Day 15: Mathematical art

by Danielle Navarro, 11 May 2018

The problem with having resolved to write about a package every day, besides the fact that it’s a lot of work (but fun too!) is that life gets in the way. I deliberately picked a gap in my teaching schedule to try this, and there’s no way I’d have even considered it before both kids were of school age. I’m most definitely not living from the back of a RAV4, solo parenting, selling a house, and trying to organise a move across the country. Nobody in my life has a terminal illness requiring constant care. So really, compared to the standards that have applied to most of my life over the last decade, I’ve got a lot of time to devote to learning new things. Nevertheless, my partner and I both work full time, parenting school aged kids still takes a lot of work, and Sydney is still a hectic kind of place. All it takes is one absurd little cold that will not bloody go away to throw my entire life into chaos. Sigh. So here is yesterday’s post 😄

I’ve been a sucker for mathematical art for as long as I can remember, even though I’ve never been very good at it myself. Even the simple realisation that the ABC logo is a lissajous curve gives me a great deal of joy:

So for me, one of the little joys of reading #rstats is see people doing artistic work with R and publishing the work as packages. The work of Marcus Volz is just beautiful:

[EDIT - I should explicitly note that a lot of the work is originally by Hamid Naderi Yeganeh, which Marcus Volz very prominently acknowledges within the package and in various other places, but I had not done in this post! Thanks to the lovely folks on Twitter who gently pointed out that I hadn’t noted this. 😄]

So naturally I just have to install the mathart package and play around.

install.packages(c("devtools", "mapproj", "tidyverse", "ggforce"))
library(ggart,quietly = TRUE,warn.conflicts = FALSE)
library(ggforce,quietly = TRUE,warn.conflicts = FALSE)
library(tidyverse,quietly = TRUE,warn.conflicts = FALSE,)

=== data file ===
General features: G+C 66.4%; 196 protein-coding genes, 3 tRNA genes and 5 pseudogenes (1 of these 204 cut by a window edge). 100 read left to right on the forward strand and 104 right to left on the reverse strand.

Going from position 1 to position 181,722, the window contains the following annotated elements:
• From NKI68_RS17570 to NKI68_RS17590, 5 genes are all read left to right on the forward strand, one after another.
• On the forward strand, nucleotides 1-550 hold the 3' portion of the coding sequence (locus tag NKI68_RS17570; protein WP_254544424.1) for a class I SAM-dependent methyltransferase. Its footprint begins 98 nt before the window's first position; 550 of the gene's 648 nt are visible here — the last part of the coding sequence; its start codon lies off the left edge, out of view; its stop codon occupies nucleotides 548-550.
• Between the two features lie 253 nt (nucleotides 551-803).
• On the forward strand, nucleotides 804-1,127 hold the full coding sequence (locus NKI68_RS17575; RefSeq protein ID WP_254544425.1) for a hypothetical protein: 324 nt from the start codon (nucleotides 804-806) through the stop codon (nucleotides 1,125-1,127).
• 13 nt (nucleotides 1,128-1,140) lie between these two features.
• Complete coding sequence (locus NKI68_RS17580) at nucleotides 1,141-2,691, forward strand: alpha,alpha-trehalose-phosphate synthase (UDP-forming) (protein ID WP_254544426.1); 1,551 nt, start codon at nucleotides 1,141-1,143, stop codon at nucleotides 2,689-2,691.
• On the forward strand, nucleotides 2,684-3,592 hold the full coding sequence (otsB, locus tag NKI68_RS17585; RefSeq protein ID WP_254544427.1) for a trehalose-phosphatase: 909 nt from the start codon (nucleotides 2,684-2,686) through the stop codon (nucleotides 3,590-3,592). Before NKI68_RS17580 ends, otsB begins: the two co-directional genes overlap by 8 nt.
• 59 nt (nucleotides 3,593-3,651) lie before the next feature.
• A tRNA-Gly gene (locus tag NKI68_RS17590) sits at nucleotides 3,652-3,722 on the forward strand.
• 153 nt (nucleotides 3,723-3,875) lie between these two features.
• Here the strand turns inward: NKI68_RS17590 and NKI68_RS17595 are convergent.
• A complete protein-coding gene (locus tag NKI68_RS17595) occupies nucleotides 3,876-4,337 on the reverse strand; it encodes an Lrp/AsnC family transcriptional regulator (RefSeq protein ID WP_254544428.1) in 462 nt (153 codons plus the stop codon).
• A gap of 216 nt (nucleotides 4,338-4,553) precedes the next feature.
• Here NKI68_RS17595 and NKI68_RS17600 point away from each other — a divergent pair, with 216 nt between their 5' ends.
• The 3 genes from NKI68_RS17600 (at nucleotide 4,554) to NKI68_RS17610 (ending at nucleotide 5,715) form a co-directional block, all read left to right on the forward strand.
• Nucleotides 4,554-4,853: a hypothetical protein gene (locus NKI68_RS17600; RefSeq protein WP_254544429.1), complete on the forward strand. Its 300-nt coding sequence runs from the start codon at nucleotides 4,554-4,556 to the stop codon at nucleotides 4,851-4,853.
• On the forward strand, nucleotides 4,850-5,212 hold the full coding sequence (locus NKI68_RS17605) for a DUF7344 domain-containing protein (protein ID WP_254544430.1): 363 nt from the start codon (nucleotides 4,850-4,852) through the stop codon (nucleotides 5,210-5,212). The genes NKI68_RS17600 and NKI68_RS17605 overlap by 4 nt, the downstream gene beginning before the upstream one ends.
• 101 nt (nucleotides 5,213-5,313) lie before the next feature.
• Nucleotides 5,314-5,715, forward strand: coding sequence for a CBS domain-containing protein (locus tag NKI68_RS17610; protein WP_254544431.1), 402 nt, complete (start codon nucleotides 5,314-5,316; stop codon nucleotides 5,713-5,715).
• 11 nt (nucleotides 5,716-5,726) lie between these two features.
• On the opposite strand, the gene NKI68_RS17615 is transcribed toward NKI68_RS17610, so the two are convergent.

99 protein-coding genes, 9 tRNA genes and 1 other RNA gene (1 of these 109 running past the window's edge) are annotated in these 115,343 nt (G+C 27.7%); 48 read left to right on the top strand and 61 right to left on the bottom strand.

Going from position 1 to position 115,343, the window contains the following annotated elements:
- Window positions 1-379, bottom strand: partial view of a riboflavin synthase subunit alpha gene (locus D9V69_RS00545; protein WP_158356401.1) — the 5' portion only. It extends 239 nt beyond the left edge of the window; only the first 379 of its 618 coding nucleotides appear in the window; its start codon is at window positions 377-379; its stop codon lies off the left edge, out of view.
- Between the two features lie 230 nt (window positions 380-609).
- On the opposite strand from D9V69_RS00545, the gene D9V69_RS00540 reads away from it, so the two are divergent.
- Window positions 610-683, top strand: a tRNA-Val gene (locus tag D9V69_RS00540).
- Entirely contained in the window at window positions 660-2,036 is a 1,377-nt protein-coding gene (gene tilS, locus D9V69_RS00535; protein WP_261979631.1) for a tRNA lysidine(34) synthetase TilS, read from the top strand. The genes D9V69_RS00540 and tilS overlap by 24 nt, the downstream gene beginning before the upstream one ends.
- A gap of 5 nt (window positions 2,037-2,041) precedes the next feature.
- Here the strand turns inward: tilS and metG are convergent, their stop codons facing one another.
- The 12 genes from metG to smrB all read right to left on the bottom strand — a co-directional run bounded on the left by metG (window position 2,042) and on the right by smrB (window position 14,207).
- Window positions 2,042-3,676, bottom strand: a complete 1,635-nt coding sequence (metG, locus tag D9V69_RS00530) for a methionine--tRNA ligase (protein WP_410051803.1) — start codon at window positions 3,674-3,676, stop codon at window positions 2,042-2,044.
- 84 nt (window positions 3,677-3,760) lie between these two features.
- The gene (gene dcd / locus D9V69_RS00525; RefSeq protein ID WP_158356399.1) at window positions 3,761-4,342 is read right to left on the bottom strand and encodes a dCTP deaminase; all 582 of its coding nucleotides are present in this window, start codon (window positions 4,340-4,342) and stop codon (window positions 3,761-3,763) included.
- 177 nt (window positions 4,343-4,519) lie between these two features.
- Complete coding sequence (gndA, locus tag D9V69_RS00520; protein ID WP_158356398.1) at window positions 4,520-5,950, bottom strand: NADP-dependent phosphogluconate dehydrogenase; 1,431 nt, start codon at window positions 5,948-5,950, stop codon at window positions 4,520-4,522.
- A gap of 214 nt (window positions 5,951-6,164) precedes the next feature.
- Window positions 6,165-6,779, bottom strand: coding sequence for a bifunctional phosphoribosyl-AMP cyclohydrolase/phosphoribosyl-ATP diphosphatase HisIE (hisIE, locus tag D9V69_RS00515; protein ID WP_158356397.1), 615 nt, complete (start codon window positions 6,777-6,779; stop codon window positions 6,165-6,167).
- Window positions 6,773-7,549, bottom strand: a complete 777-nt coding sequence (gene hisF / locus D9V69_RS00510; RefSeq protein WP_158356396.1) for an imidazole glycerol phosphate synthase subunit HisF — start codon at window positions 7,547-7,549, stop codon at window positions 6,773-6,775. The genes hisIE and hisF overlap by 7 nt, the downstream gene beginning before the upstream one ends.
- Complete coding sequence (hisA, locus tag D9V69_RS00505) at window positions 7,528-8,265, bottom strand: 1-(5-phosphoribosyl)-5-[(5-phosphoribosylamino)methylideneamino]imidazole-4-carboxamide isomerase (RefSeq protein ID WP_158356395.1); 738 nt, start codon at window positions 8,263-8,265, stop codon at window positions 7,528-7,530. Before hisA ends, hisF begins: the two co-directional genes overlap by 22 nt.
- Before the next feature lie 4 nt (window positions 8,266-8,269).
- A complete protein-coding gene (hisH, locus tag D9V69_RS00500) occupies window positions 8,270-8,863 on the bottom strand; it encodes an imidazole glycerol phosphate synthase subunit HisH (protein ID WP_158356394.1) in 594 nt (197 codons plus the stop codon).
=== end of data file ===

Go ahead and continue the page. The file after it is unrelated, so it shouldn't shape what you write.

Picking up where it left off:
library(magrittr,quietly = TRUE,warn.conflicts = FALSE)

The package isn’t fully documented (I assume that it’s either a work in progress or just a personal side project - not criticising!) but the examples listed on the GitHub page are easy enough to reproduce, at least those ones that don’t take a lot of time to compute. My daughter is very fond of the hearts,

df <- rbind(heart1() %>% mutate(id = 1),
            heart2() %>% mutate(id = 2),
            heart3() %>% mutate(id = 3),
            heart4() %>% mutate(id = 4))

p <- ggplot() +
  geom_path(aes(x, y), df, size = 0.25, lineend = "round") +
  facet_wrap(~id, nrow = 2, scales = "free") +
  theme_blankcanvas(margin_cm = 1)

ggsave("hearts01.png", p, width = 40, height = 40, units = "cm", dpi = 300)

I kind of like the lissajous figures


df <- 1:100 %>% map_df(~lissajous(a = runif(1, 0, 10), A = runif(1, 0, 1)), .id = "id")

p <- ggplot() +
  geom_path(aes(x, y), df, size = 0.25, lineend = "round") +
  facet_wrap(~id, nrow = 10) +
  coord_equal() +
  theme_blankcanvas(margin_cm = 1) 

ggsave("lissajous001.png", p, width = 20, height = 20, units = "cm", dpi = 300)

though the most gorgeous images that you can find in the package are the molluscs and birds, which do take a little longer to run and I’m a very impatient lady!

Using the package myself

Poking around in the package I discover that it contains a dragon data frame, which contains a set of points that draw a dragon. If I randomly colour each point a partially transparent colour sampled from the cm.colours palette, I get a transgender dragon…

n <- dim(dragon)[1]
p <- dragon %>%
  ggplot() + 
  geom_point(mapping = aes(x, 2000-y), size = 1, color = sample(cm.colors(n, alpha=.75))) +
  coord_equal() +
  theme_blankcanvas(margin_cm = 1)

ggsave("transdragon.png", p, width = 20, height = 20, units = "cm", dpi = 300)

You can also use the k-NN algorithm to create a graph connecting each point to its nearest neigbours within the dragon leading to the following graph

nn <- k_nearest_neighbour_graph(dragon, 3)
p <- nn %>%
  ggplot() + 
  geom_segment(mapping = aes(x=x, y=2000-y, xend=xend, yend=2000-yend)) +
  coord_equal() +
  theme_blankcanvas(margin_cm = 1)

ggsave("dragonnn001.png", p, width = 20, height = 20, units = "cm", dpi = 300)

Alternatively, if you draw one of the butterfly curves but slowly change the colour as you go, you end up with a rainbow butterfly

b <- butterfly1(n=40000) 
p <- b %>%
    ggplot() + 
  geom_point(mapping = aes(x,y), size=.1, colour=rainbow(40000,.4)) +
  coord_equal() +
  theme_blankcanvas(margin_cm = 1)
ggsave("rainbowbutterfly.png", p, width = 20, height = 20, units = "cm", dpi = 300)

My daughter was so taken with the recoloured plots that she wanted to do one of her own:

Hmph. Very endearing, kid, but I still haven’t forgiven you for that time you urinated on me on the Opera House steps.